Christ died on the cross for all of us

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  • March 27, 2012

Easter Sunday (Year B) April 8 (Acts 10:34, 37-43; Psalm 118; Colossians 3:1-4; John 20:1-18)

The first Easter proclamation was rather simple. It spoke of a spirit-filled man who travelled throughout Judea and Galilee ‘doing good’ — healing, encouraging, challenging and inspiring all who were troubled or suffering. There was little reference to the content of his teaching or to complex theological issues. Shock and grief at his untimely end on the cross was evident but also wonder, joy and awe at the fact that God raised him from the dead.

A very important part of the proclamation is missing from this reading. Verses 35 and 36 (omitted) express Peter’s amazement at something more that had been revealed to him: God is impartial; God has no favorites; anyone who does what is right and fears God — in any nation — is acceptable to Him.

In fact, the context of this entire passage is Peter’s account of the descent of the Spirit of God on Cornelius — a pagan army officer — and his entire household. God had truly upended all of their theological ideas and cultural expectations. Christ died for all, not some or even many. The Christ was now the judge of the living and the dead — all humanity, without distinction — and that was the momentous news that the apostles were commanded to preach.

How does this proclamation play in 2012? Our world is one of many cultures and religious faiths. It is also characterized by fear and violence caused at least partly by the tensions between them. The proclamation of 2012 cannot be one of exclusion or triumphalism, nor can it be condescending or disrespectful to any group. It must be capable of giving hope, meaning and a vision of the future for all people. The life, death and resurrection of Jesus affects every human being regardless of the ideological or theological label they wear. The bottom-line command to all people: do what is right and fear God.

Above and below are spatial categories that depict neither the structure of the universe nor the realm of God. God is not “up there” somewhere and heaven is not some “place” in our sense of the word. The insistence that we set our minds on the things that are above, then, refers to our level of spiritual understanding. The author of Colossians does not want believers to continue life as usual after dying and rising with Christ. The principles and values that govern our human world are bankrupt and are based on fear, selfishness, violence and competition. Believers are urged to elevate their spiritual awareness by patterning their minds, hearts and lives on the divine principles of the Kingdom.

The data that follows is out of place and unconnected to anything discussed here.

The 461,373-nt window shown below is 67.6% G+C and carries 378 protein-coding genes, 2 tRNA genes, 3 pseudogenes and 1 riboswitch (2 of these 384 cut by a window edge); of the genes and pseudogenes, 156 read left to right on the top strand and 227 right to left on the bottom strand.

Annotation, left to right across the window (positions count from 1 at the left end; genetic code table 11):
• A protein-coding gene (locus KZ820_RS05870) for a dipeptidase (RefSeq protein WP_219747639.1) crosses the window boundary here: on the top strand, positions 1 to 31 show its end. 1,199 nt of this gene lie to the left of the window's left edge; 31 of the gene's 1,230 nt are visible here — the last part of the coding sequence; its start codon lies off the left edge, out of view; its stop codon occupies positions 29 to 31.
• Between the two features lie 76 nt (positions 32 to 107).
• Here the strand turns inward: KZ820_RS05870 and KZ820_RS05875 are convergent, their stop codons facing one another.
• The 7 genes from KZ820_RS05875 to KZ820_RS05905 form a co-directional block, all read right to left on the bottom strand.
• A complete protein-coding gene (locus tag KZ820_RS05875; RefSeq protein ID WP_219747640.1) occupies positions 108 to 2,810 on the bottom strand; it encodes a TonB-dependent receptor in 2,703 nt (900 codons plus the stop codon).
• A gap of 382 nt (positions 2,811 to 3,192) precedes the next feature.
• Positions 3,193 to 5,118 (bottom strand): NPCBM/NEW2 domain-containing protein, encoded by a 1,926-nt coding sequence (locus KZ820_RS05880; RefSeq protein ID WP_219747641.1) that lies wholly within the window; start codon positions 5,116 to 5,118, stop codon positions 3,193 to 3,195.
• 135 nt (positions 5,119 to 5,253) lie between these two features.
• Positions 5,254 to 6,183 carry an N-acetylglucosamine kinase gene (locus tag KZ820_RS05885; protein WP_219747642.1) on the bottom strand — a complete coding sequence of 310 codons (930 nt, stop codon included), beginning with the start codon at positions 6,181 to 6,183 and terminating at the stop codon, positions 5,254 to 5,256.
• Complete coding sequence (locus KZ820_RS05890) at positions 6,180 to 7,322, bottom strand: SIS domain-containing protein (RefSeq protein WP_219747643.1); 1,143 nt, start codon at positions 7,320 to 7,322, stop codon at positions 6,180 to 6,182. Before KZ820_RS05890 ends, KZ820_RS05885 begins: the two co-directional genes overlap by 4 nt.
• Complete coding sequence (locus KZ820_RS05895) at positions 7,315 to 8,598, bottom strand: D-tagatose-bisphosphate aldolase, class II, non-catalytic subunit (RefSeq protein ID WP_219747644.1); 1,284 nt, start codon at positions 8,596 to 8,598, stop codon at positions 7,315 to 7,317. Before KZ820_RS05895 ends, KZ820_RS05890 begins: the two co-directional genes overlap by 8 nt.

An empty tomb, grief, and bewilderment — these were not auspicious beginnings for our Easter faith. Death is seldom easy to deal with and always leaves us with a painful mass of grief and countless questions. The followers of Jesus did not really understand what rising from the dead meant, and all of the prophecies and the statements that Jesus made about the Passion were not understood until much later.

Although one of the two apostles saw and believed, apparently neither one picked up the clue Jesus left behind: the cloth from his face was carefully rolled up and set aside. It was a deliberate act, signifying that death was finished. Death is nothing before the power of God. The apostles returned home not much wiser than when they came.

They were not privileged with an appearance of the Risen Christ — that was reserved for Mary Magdalene. The weeping Mary was asked by the angels — perhaps with puzzlement — the reason for her tears. She was captive to her grief and unable to sense the spiritual presence all around her. She was asked the same question again but this time by the unrecognized Jesus who stood behind her in the shadows. Her response was identical and it was only the voice of Jesus calling her by name that broke through the curtain of grief.

The message that Jesus gave to Mary to carry to the others was deceptively simple: he was ascending to “my Father and your Father, my God and your God.” That means that we are sons and daughters of God, brothers and sisters of Jesus Christ, and brothers and sisters of one another. We are all family, loved equally by God.

That is a very fitting Easter proclamation for the world of 2012.

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